By Hannah Tarr
Last Monday, the FC Bronze Ringers shined a light on an otherwise gray and dismal day in Disney World’s Disney Springs. From a lakefront landing called Waterview Park, 13 of the renowned handbell choir members performed Disney hits for the enjoyment of the tourists passing by.
FC was recruited to perform in Disney by Disney Performing Arts. This organization focuses on giving high school performing arts groups the chance to perform in exhibition or competition in their parks, according to handbells director Angela Hampton.
“[Disney Performing Arts] very often will send this stuff out, ‘Hey, bring your group out and play’,” Hampton said.
Interested groups, including the Bronze Ringers, will then send in an application, photographs, and audition tapes. If Disney thinks the group has the ability, they will place the group in a venue.
“Two of the times the handbells have performed in Disney, that venue has been Epcot,” said Hampton. The other two were both in Disney Springs, Disney’s shopping district. All four performances have been in exhibition, though there are competitive festivals a few times a year.
Traveling to Disney was optional for FC handbell students. Of the 40-something Bronze Ringers Hampton said she directs, 13 chose to travel to Orlando over Spring Break to perform.
“I love Disney, and I love handbells,” said senior Isabelle Langford. Because of that, her decision of whether or not to go to Disney was a simple one.
Hampton, a self-described “Disney junkie,” was excited not only for the trip itself, but for the educational value of performing — for both musicians and audience members.
“A lot of people don’t even know what handbells is,” she said. “So we get to kind of show people what it is that we do.”
Most important, though, is the students getting to perform in an entirely different environment than the one they are used to. When performing for family members in Floyds Knobs, it is assumed that the audience will appreciate the performance. But down in Florida, the audience could be entirely critical strangers.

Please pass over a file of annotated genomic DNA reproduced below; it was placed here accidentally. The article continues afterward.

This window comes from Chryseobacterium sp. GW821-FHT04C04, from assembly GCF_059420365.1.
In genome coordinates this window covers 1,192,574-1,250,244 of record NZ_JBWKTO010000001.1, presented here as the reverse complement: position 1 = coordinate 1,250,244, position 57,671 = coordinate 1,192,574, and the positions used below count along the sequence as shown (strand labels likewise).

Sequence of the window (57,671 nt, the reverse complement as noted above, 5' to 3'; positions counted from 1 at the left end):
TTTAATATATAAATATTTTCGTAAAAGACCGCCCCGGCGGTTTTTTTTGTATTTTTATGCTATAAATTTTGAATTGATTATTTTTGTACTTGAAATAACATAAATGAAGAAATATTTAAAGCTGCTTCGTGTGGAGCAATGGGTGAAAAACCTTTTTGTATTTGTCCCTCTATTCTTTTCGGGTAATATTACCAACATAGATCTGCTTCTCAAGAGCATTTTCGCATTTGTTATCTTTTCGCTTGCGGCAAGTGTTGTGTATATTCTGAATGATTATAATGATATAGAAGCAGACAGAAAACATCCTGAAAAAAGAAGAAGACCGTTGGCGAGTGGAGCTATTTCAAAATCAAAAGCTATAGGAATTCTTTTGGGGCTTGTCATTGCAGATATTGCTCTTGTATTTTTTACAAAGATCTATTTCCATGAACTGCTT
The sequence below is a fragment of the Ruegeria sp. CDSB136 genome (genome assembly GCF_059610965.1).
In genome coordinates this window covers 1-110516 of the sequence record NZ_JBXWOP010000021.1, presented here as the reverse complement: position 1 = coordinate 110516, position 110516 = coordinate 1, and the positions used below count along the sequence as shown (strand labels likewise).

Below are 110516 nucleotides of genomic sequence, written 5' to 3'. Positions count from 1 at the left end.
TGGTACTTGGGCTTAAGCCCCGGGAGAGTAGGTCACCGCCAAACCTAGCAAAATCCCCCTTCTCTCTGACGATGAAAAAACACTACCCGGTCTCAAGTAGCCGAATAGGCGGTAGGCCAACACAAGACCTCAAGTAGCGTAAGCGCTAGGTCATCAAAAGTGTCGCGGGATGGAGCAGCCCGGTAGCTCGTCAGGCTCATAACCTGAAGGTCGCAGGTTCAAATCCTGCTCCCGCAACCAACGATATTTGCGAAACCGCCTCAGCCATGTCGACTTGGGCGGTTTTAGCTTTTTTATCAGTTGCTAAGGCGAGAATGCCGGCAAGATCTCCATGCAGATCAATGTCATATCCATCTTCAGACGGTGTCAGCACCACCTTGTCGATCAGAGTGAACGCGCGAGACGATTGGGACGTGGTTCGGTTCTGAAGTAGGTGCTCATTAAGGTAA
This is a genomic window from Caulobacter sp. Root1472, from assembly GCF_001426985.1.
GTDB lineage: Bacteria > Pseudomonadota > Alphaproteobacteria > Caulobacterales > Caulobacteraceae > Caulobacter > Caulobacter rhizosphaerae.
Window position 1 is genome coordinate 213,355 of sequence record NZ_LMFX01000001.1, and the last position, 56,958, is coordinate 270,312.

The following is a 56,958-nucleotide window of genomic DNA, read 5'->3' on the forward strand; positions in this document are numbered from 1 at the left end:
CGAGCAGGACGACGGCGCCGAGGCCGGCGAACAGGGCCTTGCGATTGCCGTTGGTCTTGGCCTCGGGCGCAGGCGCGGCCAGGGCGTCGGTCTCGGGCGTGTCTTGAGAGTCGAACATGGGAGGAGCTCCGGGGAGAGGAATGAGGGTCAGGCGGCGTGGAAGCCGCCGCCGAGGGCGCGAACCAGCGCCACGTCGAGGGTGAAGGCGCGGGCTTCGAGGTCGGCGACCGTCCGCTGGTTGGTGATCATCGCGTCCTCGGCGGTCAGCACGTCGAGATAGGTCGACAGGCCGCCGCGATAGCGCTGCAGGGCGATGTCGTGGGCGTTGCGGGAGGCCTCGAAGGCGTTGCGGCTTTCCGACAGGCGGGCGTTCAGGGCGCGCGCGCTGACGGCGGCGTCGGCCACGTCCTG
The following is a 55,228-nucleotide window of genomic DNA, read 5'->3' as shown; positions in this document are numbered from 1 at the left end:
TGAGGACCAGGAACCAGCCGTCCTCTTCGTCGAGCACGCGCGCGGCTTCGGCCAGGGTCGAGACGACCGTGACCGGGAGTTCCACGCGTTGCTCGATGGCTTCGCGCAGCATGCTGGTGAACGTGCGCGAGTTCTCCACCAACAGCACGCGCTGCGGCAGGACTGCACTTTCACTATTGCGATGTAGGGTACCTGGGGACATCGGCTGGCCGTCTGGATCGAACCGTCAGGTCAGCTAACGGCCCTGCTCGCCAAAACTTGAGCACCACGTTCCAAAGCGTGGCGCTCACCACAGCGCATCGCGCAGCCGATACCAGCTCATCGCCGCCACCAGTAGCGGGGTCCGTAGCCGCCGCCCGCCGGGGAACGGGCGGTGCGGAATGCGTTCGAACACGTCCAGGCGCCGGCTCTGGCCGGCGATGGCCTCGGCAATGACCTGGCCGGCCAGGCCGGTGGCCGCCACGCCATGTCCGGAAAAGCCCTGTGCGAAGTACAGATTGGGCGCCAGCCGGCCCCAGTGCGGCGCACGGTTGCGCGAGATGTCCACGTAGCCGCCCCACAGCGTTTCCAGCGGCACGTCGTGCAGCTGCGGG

“The exposure outside of that comfortable element is really good, and it makes you better every time,” said Hampton.
The students had a different way of putting it, though. After the performance, sophomores Delaney Bigler and Delaney Agnew agreed on a phrase to describe the performance: “nerve-racking.”
“But we overcame our challenges,” said Bigler. “We just played through.”
Overcoming the challenges that often come with performing was part of the magic of the Spring Break trip, and the challenges didn’t stop there. In the hour leading up to the Bronze Ringers’ performance, there was a rain shower, as there so often is during Florida afternoons. The rain let up just in time, but the performers feared its return.
“I was really nervous about the performance because of the rain threat and the wind,” said Langford. That wind which had come with the storm proved to be a real nuisance. It furiously tore at the performers’ music- so much so that Langford said that at one point, the music of everyone around her flipped to the back page. They were all playing from memory for about a page until she got a chance to flip her music again.
In spite of so many factors working against them, the Bronze Ringers raised their bells in unison as Hampton conducted them to do so. On her cue, they rang their bells in melody and harmony, sending sparkling Disney tunes through the air of Disney Springs, just like Disney magic.
“I think we did a great job,” said Langford. “Plus, we were playing at the happiest place on Earth, which made it even better.”
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